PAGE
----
This post follows the fact that I noticed that some of my 64bit development machines had 32bit binaries installed on them. It should be noted that this is not fatal in any sense of the word, but it is simply not ideal.

Here I will present how you can first identify what your machine’s architecture is, and then I will show how you can b
oth remove existing 32bit binaries, and how you can configure YUM so that it will only ev
er install 64bit software.

This blog post is only relevant if your linux box uses YUM as a package manager.

Identifying your machine’s architecture

In order to find out what your machine’s architecture is you need to execute the following command from your command line:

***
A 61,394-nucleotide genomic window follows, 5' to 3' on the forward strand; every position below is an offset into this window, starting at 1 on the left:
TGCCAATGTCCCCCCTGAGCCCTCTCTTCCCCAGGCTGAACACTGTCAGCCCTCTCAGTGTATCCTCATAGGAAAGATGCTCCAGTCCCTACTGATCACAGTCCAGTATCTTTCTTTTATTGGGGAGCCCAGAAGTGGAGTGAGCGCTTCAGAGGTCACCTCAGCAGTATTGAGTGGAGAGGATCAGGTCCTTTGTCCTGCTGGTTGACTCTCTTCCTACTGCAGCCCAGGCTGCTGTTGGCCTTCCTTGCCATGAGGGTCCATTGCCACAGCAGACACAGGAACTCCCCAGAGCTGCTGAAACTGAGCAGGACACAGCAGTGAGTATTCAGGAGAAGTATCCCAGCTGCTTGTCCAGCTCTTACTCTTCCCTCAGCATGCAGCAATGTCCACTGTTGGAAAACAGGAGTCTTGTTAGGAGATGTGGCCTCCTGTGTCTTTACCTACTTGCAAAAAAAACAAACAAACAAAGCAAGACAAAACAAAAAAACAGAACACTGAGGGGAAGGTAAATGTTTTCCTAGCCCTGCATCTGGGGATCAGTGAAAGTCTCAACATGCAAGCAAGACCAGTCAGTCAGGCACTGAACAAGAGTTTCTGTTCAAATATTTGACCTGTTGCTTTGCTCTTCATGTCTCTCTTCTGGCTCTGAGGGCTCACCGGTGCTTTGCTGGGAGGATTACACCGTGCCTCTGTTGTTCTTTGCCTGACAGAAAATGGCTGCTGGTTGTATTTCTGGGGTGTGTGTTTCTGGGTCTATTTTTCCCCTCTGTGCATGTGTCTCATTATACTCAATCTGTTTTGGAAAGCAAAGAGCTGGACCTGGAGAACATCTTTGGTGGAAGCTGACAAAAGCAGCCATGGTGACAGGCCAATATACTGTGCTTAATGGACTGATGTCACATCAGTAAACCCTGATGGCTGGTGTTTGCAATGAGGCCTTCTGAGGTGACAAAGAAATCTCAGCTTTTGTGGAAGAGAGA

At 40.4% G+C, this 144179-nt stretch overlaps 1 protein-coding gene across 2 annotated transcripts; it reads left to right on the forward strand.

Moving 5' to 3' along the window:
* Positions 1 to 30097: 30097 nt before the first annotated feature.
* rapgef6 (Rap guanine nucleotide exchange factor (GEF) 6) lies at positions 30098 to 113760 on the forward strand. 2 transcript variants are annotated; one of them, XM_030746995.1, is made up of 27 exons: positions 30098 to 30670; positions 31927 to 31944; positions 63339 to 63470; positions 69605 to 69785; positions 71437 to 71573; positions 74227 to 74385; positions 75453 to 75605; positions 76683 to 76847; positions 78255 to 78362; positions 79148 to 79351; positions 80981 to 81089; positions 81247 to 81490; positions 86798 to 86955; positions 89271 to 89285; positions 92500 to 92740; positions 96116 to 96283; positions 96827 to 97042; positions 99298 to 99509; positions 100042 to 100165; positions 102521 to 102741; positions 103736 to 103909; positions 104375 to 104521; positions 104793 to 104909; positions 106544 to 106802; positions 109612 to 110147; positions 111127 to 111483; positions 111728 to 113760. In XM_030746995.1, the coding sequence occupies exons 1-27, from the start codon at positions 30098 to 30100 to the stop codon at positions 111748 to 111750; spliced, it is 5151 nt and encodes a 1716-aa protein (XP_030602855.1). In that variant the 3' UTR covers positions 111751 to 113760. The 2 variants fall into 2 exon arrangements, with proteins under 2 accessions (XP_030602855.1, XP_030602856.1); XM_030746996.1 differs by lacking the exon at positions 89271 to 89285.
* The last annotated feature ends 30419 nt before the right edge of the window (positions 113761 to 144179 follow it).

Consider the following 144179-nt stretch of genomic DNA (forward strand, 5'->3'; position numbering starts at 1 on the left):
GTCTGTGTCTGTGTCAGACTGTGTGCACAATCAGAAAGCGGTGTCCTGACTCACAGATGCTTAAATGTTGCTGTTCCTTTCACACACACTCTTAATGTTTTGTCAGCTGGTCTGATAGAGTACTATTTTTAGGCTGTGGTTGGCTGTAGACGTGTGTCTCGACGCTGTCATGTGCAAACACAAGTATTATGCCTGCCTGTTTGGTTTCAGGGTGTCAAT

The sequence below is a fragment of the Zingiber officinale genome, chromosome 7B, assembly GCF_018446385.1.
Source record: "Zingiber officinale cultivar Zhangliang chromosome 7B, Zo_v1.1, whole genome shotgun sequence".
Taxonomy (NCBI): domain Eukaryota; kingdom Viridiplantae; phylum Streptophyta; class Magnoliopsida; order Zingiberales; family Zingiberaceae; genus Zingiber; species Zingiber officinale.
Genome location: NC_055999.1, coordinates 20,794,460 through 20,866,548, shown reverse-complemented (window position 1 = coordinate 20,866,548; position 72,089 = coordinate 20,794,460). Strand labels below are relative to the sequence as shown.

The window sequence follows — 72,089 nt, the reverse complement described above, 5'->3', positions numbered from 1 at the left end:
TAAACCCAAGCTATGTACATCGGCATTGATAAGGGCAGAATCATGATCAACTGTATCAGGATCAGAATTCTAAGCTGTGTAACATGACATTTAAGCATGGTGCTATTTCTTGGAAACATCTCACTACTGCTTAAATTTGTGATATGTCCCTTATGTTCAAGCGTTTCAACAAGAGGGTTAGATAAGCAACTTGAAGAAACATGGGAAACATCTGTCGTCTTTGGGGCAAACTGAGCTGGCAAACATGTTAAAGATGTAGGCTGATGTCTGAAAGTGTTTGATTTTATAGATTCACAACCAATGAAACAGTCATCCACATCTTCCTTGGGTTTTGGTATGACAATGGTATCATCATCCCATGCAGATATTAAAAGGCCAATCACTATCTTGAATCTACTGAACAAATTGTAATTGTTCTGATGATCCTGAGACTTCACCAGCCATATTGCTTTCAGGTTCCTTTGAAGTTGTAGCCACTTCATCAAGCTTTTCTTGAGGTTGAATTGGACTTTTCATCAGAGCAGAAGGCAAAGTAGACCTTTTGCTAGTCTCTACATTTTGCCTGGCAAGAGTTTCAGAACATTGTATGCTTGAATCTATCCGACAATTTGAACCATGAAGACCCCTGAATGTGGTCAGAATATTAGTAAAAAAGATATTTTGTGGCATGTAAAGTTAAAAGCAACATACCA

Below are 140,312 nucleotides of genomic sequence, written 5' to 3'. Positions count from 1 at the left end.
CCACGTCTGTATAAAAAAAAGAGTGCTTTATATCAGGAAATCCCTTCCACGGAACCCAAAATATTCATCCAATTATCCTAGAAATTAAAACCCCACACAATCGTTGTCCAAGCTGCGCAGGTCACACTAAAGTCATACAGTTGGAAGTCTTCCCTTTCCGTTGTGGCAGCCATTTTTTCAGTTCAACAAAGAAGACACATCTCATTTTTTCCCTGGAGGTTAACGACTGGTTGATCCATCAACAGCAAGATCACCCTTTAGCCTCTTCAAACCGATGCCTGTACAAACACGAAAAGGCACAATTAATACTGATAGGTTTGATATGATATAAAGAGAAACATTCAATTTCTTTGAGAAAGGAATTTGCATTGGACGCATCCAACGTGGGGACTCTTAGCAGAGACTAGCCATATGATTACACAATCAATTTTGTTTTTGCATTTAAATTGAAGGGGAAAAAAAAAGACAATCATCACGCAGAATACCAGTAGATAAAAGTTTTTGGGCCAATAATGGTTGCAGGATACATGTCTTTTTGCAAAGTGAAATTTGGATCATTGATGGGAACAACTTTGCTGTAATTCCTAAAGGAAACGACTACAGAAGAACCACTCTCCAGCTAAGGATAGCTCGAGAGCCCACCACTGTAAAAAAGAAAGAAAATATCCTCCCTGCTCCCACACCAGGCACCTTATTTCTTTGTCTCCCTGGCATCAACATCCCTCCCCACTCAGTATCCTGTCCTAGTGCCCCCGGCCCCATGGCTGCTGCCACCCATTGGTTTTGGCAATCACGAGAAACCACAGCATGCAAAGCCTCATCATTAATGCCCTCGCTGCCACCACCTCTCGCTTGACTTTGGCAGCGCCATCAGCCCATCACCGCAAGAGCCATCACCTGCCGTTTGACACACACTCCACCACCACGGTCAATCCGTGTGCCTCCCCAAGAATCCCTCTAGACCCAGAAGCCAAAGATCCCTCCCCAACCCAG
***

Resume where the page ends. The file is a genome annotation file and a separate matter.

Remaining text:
uname -a

If the result looks something like below, it means you have a 64bit machine, where the x86_64 implies the machine is 64bit.
If it had any of i386, i586, or i686, it would imply that the machine was a 32bit one.

Linux foo.bar.com 2.6.18-92.el5 #1 SMP Tue Jun 10 18:51:06 EDT 2008 x86_64 x86_64 x86_64 GNU/Linux

Remove all 32bit binaries :

yum erase *.i386
yum erase *.i586
yum erase *.i686

Tell YUM to never install 32bit binaries again:

You need to add the below line to your yum.conf file (usually found in /etc/) :

exclude=*.i386 *.i586 *.i686

At this point, all future software install via the YUM package manager will be optimised for your machine’s architecture.

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